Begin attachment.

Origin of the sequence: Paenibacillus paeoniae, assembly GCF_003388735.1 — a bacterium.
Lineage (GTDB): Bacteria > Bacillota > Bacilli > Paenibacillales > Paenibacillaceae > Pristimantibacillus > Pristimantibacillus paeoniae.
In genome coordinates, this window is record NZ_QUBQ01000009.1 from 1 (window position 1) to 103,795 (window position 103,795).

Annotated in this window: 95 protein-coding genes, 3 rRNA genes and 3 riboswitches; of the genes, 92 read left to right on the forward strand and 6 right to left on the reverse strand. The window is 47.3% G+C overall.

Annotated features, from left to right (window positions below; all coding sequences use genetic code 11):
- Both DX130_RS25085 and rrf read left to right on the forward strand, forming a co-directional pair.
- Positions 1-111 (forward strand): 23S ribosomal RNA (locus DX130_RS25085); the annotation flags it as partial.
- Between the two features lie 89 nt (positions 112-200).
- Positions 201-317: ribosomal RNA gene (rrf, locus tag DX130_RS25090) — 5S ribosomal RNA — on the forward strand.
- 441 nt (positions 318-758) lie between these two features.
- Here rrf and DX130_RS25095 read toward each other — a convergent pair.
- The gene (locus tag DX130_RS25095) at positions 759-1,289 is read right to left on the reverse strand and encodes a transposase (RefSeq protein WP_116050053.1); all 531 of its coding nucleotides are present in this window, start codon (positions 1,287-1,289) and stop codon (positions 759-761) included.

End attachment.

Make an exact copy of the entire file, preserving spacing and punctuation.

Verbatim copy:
Origin of the sequence: Paenibacillus paeoniae, assembly GCF_003388735.1 — a bacterium.
Lineage (GTDB): Bacteria > Bacillota > Bacilli > Paenibacillales > Paenibacillaceae > Pristimantibacillus > Pristimantibacillus paeoniae.
In genome coordinates, this window is record NZ_QUBQ01000009.1 from 1 (window position 1) to 103,795 (window position 103,795).

Annotated in this window: 95 protein-coding genes, 3 rRNA genes and 3 riboswitches; of the genes, 92 read left to right on the forward strand and 6 right to left on the reverse strand. The window is 47.3% G+C overall.

Annotated features, from left to right (window positions below; all coding sequences use genetic code 11):
- Both DX130_RS25085 and rrf read left to right on the forward strand, forming a co-directional pair.
- Positions 1-111 (forward strand): 23S ribosomal RNA (locus DX130_RS25085); the annotation flags it as partial.
- Between the two features lie 89 nt (positions 112-200).
- Positions 201-317: ribosomal RNA gene (rrf, locus tag DX130_RS25090) — 5S ribosomal RNA — on the forward strand.
- 441 nt (positions 318-758) lie between these two features.
- Here rrf and DX130_RS25095 read toward each other — a convergent pair.
- The gene (locus tag DX130_RS25095) at positions 759-1,289 is read right to left on the reverse strand and encodes a transposase (RefSeq protein WP_116050053.1); all 531 of its coding nucleotides are present in this window, start codon (positions 1,287-1,289) and stop codon (positions 759-761) included.